Rain started pattering against the windshield again. The windshield wipers -pat patted- back and forth, adding their rhythm to the rest of the world. The setting sun cast an orange-red glow across the water, illuminating each of the individual drops of water that slithered down the window. Destiny watched them with glassy eyes, her mind already wandering into that place she went when she dreamed; a meadow of tall grasses, their heads bowed with seeds and the water from a fresh rain. She felt safe there, protected. Somehow, more-so than in her real world. Already, she could hear the soft sing-song voice that filled the air of that dream place.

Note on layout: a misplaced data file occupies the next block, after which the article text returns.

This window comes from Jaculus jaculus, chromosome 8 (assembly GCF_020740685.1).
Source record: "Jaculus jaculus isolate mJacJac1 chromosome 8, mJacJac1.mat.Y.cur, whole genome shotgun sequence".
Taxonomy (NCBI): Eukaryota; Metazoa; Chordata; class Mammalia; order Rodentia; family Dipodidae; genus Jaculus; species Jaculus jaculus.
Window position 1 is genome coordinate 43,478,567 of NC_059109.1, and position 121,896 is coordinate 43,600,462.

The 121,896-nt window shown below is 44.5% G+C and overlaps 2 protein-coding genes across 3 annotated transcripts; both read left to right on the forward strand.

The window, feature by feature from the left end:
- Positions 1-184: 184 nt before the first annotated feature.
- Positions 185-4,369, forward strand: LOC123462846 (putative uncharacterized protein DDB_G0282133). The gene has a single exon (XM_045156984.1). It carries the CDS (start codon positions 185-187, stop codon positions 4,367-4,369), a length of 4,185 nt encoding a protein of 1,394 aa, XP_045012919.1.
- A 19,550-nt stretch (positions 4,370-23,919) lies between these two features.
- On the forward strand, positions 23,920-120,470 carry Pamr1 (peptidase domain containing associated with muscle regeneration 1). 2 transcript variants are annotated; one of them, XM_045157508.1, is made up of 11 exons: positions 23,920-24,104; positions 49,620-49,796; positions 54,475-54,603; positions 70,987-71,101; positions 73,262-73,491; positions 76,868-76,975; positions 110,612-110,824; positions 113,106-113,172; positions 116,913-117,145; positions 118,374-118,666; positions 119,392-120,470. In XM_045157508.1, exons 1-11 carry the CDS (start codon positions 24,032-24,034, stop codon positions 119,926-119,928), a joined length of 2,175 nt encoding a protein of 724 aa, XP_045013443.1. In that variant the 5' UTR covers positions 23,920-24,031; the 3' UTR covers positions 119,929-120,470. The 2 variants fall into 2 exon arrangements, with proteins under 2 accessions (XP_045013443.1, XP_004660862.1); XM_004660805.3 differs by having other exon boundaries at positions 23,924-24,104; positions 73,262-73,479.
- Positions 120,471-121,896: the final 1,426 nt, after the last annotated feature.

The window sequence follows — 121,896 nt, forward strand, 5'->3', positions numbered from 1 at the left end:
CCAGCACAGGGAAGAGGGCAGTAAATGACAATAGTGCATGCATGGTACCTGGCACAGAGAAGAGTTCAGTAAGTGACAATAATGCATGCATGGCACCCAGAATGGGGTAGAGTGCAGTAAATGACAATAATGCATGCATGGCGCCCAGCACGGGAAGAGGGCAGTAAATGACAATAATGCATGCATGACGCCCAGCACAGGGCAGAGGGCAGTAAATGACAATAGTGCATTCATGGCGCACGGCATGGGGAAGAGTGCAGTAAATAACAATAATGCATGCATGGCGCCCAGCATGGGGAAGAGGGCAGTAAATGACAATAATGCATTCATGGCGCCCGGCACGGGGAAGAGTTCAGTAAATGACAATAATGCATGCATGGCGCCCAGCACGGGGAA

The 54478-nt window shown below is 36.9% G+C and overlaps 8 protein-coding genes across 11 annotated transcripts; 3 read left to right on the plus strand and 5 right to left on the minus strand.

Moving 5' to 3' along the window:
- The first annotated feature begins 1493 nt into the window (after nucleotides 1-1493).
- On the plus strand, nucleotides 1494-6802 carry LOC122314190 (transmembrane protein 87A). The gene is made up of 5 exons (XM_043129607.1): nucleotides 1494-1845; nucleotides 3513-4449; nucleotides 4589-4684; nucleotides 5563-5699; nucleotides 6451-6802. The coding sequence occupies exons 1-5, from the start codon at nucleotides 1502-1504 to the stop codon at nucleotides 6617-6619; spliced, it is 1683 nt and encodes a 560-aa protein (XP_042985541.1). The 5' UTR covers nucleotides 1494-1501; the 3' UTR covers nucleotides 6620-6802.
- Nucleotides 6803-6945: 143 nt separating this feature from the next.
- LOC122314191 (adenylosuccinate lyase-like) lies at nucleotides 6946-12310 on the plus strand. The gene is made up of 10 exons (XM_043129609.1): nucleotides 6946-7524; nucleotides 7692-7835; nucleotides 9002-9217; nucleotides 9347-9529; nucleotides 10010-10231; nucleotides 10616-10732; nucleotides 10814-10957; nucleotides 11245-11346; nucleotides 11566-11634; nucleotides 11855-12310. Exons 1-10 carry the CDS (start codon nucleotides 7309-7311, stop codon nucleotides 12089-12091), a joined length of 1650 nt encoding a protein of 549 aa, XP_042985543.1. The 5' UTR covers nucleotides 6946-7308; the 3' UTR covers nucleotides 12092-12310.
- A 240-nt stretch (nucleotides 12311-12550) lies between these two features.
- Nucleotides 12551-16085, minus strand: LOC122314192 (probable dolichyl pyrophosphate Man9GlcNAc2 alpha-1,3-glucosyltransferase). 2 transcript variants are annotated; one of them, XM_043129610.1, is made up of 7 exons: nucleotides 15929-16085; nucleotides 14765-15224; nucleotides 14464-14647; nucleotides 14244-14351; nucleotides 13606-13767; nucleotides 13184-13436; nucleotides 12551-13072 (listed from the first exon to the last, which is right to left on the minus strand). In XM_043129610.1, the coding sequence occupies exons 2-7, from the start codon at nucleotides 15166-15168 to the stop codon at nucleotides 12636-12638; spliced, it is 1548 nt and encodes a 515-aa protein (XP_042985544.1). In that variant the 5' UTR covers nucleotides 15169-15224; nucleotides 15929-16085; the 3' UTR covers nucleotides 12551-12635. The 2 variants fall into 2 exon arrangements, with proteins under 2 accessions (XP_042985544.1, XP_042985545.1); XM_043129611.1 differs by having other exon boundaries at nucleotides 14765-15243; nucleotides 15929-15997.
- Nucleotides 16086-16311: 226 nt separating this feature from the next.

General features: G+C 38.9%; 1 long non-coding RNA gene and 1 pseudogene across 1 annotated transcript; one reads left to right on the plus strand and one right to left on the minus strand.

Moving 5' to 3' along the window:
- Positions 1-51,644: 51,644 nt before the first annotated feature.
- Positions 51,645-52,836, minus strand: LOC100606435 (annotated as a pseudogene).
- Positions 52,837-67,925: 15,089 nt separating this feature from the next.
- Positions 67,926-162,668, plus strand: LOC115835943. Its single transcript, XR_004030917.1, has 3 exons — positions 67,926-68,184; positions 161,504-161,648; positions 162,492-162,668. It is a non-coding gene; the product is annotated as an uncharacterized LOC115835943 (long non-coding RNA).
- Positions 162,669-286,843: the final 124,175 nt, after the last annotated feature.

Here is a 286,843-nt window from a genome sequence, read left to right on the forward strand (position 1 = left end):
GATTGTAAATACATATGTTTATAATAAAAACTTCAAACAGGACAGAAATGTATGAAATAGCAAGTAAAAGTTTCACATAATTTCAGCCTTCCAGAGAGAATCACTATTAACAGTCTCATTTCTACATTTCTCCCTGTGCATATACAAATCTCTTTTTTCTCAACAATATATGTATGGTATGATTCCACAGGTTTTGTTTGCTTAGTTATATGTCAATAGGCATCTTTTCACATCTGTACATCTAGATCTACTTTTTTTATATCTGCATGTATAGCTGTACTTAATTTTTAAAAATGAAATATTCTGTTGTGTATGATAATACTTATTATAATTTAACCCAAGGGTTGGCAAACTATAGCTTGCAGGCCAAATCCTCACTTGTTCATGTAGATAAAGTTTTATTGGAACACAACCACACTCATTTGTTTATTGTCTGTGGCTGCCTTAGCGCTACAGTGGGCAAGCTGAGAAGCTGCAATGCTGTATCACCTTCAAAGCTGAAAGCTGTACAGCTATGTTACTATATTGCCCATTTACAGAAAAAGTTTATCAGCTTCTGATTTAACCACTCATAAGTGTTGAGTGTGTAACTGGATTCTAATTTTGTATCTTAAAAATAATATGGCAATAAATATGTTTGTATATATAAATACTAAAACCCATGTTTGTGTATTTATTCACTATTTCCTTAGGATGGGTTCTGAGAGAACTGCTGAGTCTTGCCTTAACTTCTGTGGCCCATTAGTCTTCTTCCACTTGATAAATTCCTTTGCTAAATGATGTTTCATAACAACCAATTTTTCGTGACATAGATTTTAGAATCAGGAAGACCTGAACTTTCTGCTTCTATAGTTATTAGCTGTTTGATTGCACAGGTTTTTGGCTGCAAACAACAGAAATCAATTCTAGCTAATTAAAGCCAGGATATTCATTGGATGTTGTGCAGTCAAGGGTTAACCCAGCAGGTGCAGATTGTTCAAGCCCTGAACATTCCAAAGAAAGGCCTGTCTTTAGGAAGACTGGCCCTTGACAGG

It happened in a flash. Mommy rounded a curve and came upon an SUV parked in the middle of the road. It crossed both lanes, blocking the road completely. Mommy tried to go around, tried to use the shoulder, but it was too late. The stopped car was too soon in the curve, and Mommy couldn't slow down enough. Unable to get the distance to the shoulder to clear the other car, they clipped the back end of the SUV.

Their smaller, lighter weight car careened down the road, skidding across the water that still lay on the road from the earlier rain. Try as she might, Destiny's mother couldn't get the car back under control. She tapped the brakes, inwardly cursing herself for putting off getting her car tuned up and the tires replaced. The skid worsened, wrenching the steering wheel from her grasp. She cried out when her shoulder was jerked painfully, bringing Destiny fully awake.